Composing music is one of mankind’s most basic instincts. Throughout centuries, music has been known to soothe infants, trigger past memories, temper pain, aid sleep, and affect an array of other emotions. Think back at the last time a song really moved you, there’s a reason people refer to music as the “universal language”. Bob Marley also understood the power of music when he said in one of his ballads, “One good thing about music, when it hits you feel no pain”. The litany of suspected benefits has always remained long and now a growing body of research has investigators focusing attention on this musical mystery. Just why music seems to have these powerful effects, though, remains elusive.
There’s a lot to learn, said Robert Zatorre, a professor at McGill University in Montreal, where he studies the topic at the Montreal Neurological Institute. Music has been shown to help with such things as pain and memory, he said, but “we don’t know for sure that it does improve our [overall] health.” And though there are some indications that music can affect both the body and the mind, “whether it translates to health benefits is still being studied,” Zatorre said.
In one study, Zatorre and his research colleagues found that people who rated music they listened to as pleasurable were more likely to report emotional arousal than those who did not like the music they were listening to. From the investigators standpoint, he explained, “it’s one thing if people say, ‘When I listen to this music, I love it.’ But it doesn’t tell what’s happening with their body.” Researchers need to prove that music not only has an effect, but that the effect translates to health benefits long-term, he said.
One question to be answered is whether emotions that are stirred up by music really affect people physiologically, said Dr. Michael Miller, a professor of medicine at the University of Maryland Medical Center in Baltimore. Miller found that listening to self-selected positive music can improve blood flow and ultimately promote vascular health. So if music can calm the person and improve their blood flow, will that translate to fewer heart attacks and deaths? “That’s yet to be studied,” he said. “Endorphins or endorphin-like compounds are released from the brain in response to pleasurable emotions,” Miller continued. “That directly activates the endorphins to release nitric oxide. It’s a protective chemical, one of the important chemicals produced by the endothelium [the inner lining of the blood vessels]. It’s important in biological and physiological functions — it causes blood vessels to dilate, it reduces inflammation, it prevents platelets from sticking and cholesterol from being taken up into plaque.”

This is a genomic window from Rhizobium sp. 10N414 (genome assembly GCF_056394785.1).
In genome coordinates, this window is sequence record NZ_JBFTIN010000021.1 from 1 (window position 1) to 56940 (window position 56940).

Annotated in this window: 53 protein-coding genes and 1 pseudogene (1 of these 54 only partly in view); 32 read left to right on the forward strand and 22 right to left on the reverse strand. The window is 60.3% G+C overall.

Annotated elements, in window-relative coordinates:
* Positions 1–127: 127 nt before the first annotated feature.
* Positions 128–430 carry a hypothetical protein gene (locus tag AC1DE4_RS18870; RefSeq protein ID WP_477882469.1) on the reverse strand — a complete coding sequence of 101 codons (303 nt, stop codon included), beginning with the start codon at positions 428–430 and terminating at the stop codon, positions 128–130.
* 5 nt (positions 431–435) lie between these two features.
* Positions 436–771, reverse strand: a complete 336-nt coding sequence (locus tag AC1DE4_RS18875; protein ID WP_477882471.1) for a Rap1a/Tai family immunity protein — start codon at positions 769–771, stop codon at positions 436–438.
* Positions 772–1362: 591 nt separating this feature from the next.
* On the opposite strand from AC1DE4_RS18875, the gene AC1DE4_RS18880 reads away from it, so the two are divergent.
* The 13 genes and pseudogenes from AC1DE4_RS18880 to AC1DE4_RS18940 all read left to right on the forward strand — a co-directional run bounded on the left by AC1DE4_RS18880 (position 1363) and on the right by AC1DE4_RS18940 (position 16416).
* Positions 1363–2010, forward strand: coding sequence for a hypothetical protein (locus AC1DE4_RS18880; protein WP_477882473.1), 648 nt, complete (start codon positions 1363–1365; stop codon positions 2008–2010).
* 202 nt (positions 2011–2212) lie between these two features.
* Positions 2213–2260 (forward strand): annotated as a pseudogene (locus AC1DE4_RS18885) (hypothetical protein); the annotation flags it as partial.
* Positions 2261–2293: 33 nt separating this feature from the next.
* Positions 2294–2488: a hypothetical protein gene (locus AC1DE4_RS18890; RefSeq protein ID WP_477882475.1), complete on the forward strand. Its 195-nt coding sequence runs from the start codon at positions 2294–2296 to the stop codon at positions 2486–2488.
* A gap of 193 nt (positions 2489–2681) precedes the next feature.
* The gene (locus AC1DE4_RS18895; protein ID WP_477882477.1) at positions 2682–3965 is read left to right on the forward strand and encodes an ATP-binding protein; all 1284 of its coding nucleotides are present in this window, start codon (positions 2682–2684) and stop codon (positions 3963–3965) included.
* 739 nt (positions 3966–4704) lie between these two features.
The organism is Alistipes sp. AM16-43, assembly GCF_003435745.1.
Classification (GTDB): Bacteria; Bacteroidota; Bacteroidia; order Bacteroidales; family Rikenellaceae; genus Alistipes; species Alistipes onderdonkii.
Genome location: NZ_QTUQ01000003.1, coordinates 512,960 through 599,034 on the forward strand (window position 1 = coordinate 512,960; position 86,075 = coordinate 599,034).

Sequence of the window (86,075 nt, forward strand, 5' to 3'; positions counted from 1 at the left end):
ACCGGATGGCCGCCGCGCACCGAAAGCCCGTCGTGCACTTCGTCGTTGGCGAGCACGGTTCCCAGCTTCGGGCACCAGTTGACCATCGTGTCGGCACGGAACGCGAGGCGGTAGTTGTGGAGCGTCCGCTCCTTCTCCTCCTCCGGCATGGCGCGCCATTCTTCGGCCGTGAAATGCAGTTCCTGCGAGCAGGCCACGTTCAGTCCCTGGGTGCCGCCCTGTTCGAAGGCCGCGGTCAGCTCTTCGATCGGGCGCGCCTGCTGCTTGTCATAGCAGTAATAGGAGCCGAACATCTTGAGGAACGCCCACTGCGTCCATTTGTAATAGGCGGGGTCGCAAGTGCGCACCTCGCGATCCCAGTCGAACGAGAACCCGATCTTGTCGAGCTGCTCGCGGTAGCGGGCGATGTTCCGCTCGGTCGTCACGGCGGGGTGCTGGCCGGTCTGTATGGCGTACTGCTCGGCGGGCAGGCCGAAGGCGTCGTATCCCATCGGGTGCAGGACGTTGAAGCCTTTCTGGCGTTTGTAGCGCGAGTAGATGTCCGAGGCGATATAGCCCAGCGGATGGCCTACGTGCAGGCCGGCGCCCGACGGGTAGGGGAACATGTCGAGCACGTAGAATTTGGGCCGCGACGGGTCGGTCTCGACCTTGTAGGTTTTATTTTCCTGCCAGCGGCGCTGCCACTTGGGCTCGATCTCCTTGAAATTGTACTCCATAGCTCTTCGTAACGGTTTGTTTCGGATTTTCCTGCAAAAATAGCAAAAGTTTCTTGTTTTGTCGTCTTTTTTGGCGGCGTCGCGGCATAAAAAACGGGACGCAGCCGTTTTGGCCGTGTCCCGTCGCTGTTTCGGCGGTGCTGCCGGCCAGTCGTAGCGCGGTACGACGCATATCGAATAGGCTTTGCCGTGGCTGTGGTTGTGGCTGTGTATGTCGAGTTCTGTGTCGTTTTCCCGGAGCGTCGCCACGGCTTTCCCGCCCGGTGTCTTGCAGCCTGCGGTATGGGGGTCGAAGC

Stress reduction that results from listening to good music might also explain the health benefits, said Aniruddh Patel, a senior researcher at the Neuroscience Institute in San Diego. Patel conducted a study where music was reported to help people who’d had a stroke recover their sight. “The brain is trying to heal itself,” he said. “The less stress hormone floating around up there, the better the brain can do its job.” That’s possibly why it worked, he said. Research continues to flow from institutes across the country as investigators try to uncover the harmonious relationship between music and health benefits.
– Anthony Isaac Palacios
SOURCES: Michael Miller, M.D., professor, medicine, and director, Center for Preventive Cardiology, University of Maryland Medical Center, Baltimore; Robert Zatorre, Ph.D., Montreal Neurological Institute, and professor, department of neurology and neurosurgery, McGill University, Montreal; Aniruddh Patel, Ph.D., Esther J. Burnham senior fellow, Neurosciences Institute, San Diego; March 23, 2009, Proceedings of the National Academy of Sciences; Oct. 16, 2009, PLoS One online; November 2009, Medical Hypotheses